Print
Back
Commodities In Need Of Regulation:
Towards an Arms Trade Treaty

TEHRAN, 3 March 2013 (UNIC) — The United Nations General Assembly is convening a Final United Nations Conference on the Arms Trade Treaty (ATT), from 18-28 March in New York, “to negotiate a legally binding instrument on the highest possible common international standards for the transfer of conventional arms.”

In all parts of the world, the ready availability of weapons and ammunition has led to human suffering, political repression, crime and terror among civilian populations. Irresponsible transfers of conventional weapons can destabilise security in a region, enable the violation of arms embargoes and contribute to human rights abuses. Investment is discouraged and development disrupted in countries experiencing conflict and high levels of violence. Countries affected by conflict or pervasive crime have the most difficulty attaining the Millennium Development Goals.

No global norms

Virtually all areas of world trade are covered by regulations that bind countries into agreed conduct. But there is no global set of rules governing the trade in conventional weapons. Governments are expected to show responsibility in their decisions regarding arms transfers. This means that before approving any international transfer of weapons, they should assess the risk of the transfer exacerbating conflict or facilitating violations of international humanitarian law and human rights law.



Countries have discussed the matter within the UN since 2006 and are discussing to conclude negotiations on an Arms Trade Treaty in 2013.

Unregulated arms trade – the consequences

  • Peacekeeping operations can be particularly daunting where parties continue to have access to supplies of arms and ammunition. Groups who seek to spoil the work of peacekeeping operations through violence have the greatest incentive to withdraw from peace accords when they are able to continue to buy weapons.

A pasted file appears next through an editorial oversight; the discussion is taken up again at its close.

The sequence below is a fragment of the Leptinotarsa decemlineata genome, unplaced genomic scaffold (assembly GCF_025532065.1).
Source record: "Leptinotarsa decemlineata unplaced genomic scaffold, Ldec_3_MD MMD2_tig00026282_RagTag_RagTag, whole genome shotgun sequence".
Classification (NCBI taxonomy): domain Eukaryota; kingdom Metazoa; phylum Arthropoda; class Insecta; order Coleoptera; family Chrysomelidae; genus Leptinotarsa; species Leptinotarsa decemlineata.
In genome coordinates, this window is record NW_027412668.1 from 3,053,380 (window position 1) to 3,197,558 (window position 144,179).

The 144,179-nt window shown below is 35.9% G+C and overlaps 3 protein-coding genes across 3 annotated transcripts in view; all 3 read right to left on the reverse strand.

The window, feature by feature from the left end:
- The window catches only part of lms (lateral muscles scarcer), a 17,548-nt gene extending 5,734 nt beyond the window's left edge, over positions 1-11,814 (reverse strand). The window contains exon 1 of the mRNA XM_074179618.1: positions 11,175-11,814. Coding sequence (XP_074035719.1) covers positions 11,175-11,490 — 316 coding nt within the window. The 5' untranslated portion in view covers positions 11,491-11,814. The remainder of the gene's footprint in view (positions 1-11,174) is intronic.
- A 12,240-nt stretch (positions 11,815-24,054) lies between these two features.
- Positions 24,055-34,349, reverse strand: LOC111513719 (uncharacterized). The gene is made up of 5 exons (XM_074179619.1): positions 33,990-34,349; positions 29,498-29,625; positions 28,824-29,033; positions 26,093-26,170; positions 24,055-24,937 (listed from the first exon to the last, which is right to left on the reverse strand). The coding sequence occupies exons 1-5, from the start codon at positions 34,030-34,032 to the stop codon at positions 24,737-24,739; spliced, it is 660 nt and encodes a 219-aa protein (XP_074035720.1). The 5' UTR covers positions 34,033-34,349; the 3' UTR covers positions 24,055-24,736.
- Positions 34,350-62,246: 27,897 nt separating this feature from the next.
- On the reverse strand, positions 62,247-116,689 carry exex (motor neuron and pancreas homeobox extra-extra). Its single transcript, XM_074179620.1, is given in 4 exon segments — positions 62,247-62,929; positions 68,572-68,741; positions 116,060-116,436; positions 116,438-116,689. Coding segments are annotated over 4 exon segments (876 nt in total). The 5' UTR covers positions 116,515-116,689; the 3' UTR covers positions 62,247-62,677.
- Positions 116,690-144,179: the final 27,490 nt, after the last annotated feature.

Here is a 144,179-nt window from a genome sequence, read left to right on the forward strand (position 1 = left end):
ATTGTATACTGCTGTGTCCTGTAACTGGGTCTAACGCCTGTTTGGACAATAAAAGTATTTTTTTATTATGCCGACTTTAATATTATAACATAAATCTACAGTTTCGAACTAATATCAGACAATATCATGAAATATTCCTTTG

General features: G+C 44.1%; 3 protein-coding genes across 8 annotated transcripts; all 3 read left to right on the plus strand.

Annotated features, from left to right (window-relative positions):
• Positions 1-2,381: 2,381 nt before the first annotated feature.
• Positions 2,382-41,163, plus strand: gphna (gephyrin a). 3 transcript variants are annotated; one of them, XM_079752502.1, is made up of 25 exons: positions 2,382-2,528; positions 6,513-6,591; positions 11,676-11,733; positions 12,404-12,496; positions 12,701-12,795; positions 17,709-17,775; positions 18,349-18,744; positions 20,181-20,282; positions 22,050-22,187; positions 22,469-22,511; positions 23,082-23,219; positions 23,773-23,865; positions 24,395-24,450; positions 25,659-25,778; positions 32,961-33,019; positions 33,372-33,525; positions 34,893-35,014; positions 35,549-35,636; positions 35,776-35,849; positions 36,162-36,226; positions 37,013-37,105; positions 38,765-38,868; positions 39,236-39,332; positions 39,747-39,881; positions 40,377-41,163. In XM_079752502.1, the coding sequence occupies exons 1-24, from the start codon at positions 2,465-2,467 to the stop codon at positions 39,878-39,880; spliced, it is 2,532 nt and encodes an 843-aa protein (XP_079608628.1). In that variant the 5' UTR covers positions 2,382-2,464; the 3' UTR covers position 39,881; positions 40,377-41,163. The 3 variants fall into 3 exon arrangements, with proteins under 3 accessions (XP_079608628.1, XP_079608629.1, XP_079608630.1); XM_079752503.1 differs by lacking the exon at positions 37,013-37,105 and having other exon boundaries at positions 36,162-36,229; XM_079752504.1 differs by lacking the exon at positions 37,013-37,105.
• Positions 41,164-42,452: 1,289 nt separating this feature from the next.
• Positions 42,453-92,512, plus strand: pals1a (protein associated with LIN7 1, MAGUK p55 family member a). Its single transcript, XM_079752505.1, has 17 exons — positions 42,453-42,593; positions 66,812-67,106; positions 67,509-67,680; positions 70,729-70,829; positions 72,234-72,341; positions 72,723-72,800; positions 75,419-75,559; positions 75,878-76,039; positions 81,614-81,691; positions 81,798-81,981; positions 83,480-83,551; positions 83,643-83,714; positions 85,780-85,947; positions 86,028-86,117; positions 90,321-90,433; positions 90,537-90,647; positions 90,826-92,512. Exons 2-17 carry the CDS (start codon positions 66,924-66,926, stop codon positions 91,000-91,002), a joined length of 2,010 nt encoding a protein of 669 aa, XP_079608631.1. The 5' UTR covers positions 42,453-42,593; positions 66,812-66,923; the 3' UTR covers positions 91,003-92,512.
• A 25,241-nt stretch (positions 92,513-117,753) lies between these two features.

• Maritime piracy costs the international community up to $12 billion per year.

  • In conflict situations, the use of explosive weapons in populated areas can have indiscriminate and devastating impact on civilians, including children who are particularly vulnerable to being killed and maimed by such weapons.

  • Between 2000 and 2010, more than 780 humanitarian workers were killed in armed attacks and a further 689 were injured. Attacks appear to have intensified in recent years.

  • United Nations personnel have been targets of armed conflicts, banditry, abductions, hostage-taking, terrorism, intimidation and harassment.

  • Crime and armed violence – perpetrated with illegal weapons – contribute to divert public resources away from key services and capital investment. Developing countries may spend up to 15% of their GDP on law enforcement, as compared to 5 per cent in more affluent states.

  • The vast majority of victims of armed violence live in countries with weak import, export and transfer controls over small arms and light weapons and high levels of illicit proliferation of those arms.

  • In 2011, 52 armed forces and groups in 13 country situations continued to recruit or use children, kill or maim children and commit sexual violence against children.

***